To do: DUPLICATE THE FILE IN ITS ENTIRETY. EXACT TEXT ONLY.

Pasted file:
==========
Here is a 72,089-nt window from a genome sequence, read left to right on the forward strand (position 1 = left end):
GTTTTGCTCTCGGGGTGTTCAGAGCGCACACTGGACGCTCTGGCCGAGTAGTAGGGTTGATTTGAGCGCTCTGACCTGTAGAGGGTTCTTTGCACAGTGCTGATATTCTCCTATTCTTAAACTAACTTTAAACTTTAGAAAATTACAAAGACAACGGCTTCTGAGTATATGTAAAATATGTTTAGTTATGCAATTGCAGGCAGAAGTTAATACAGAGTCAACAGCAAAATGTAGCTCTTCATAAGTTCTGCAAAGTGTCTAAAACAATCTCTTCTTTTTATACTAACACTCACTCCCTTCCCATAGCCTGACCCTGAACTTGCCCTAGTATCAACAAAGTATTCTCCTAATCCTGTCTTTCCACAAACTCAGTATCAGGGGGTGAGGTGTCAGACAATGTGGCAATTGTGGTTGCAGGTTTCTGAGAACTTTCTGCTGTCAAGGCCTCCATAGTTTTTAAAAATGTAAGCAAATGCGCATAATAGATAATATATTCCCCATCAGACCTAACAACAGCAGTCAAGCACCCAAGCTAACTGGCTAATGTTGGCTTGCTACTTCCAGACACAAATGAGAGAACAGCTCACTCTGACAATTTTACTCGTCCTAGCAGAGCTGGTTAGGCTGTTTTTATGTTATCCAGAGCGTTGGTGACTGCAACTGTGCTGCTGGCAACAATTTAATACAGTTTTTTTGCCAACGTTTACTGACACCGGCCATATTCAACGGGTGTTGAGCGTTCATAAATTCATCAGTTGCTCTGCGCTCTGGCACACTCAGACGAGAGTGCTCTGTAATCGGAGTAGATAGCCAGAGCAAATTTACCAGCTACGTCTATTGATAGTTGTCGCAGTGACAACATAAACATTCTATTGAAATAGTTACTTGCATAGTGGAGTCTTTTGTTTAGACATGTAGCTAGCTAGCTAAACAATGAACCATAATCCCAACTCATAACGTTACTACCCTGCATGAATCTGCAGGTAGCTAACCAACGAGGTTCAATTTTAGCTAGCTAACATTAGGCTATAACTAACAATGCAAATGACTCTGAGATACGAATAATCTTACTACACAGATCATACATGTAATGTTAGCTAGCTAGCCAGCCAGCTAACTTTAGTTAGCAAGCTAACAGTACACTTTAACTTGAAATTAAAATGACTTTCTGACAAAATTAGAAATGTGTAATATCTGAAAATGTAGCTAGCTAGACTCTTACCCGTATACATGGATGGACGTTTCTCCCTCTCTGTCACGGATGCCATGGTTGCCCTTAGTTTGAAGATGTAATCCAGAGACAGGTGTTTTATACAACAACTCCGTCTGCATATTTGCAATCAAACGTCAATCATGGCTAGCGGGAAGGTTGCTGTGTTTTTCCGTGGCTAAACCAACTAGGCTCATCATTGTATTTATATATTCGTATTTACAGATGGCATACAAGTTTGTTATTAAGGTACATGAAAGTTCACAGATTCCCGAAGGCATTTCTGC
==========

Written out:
Here is a 72,089-nt window from a genome sequence, read left to right on the forward strand (position 1 = left end):
GTTTTGCTCTCGGGGTGTTCAGAGCGCACACTGGACGCTCTGGCCGAGTAGTAGGGTTGATTTGAGCGCTCTGACCTGTAGAGGGTTCTTTGCACAGTGCTGATATTCTCCTATTCTTAAACTAACTTTAAACTTTAGAAAATTACAAAGACAACGGCTTCTGAGTATATGTAAAATATGTTTAGTTATGCAATTGCAGGCAGAAGTTAATACAGAGTCAACAGCAAAATGTAGCTCTTCATAAGTTCTGCAAAGTGTCTAAAACAATCTCTTCTTTTTATACTAACACTCACTCCCTTCCCATAGCCTGACCCTGAACTTGCCCTAGTATCAACAAAGTATTCTCCTAATCCTGTCTTTCCACAAACTCAGTATCAGGGGGTGAGGTGTCAGACAATGTGGCAATTGTGGTTGCAGGTTTCTGAGAACTTTCTGCTGTCAAGGCCTCCATAGTTTTTAAAAATGTAAGCAAATGCGCATAATAGATAATATATTCCCCATCAGACCTAACAACAGCAGTCAAGCACCCAAGCTAACTGGCTAATGTTGGCTTGCTACTTCCAGACACAAATGAGAGAACAGCTCACTCTGACAATTTTACTCGTCCTAGCAGAGCTGGTTAGGCTGTTTTTATGTTATCCAGAGCGTTGGTGACTGCAACTGTGCTGCTGGCAACAATTTAATACAGTTTTTTTGCCAACGTTTACTGACACCGGCCATATTCAACGGGTGTTGAGCGTTCATAAATTCATCAGTTGCTCTGCGCTCTGGCACACTCAGACGAGAGTGCTCTGTAATCGGAGTAGATAGCCAGAGCAAATTTACCAGCTACGTCTATTGATAGTTGTCGCAGTGACAACATAAACATTCTATTGAAATAGTTACTTGCATAGTGGAGTCTTTTGTTTAGACATGTAGCTAGCTAGCTAAACAATGAACCATAATCCCAACTCATAACGTTACTACCCTGCATGAATCTGCAGGTAGCTAACCAACGAGGTTCAATTTTAGCTAGCTAACATTAGGCTATAACTAACAATGCAAATGACTCTGAGATACGAATAATCTTACTACACAGATCATACATGTAATGTTAGCTAGCTAGCCAGCCAGCTAACTTTAGTTAGCAAGCTAACAGTACACTTTAACTTGAAATTAAAATGACTTTCTGACAAAATTAGAAATGTGTAATATCTGAAAATGTAGCTAGCTAGACTCTTACCCGTATACATGGATGGACGTTTCTCCCTCTCTGTCACGGATGCCATGGTTGCCCTTAGTTTGAAGATGTAATCCAGAGACAGGTGTTTTATACAACAACTCCGTCTGCATATTTGCAATCAAACGTCAATCATGGCTAGCGGGAAGGTTGCTGTGTTTTTCCGTGGCTAAACCAACTAGGCTCATCATTGTATTTATATATTCGTATTTACAGATGGCATACAAGTTTGTTATTAAGGTACATGAAAGTTCACAGATTCCCGAAGGCATTTCTGC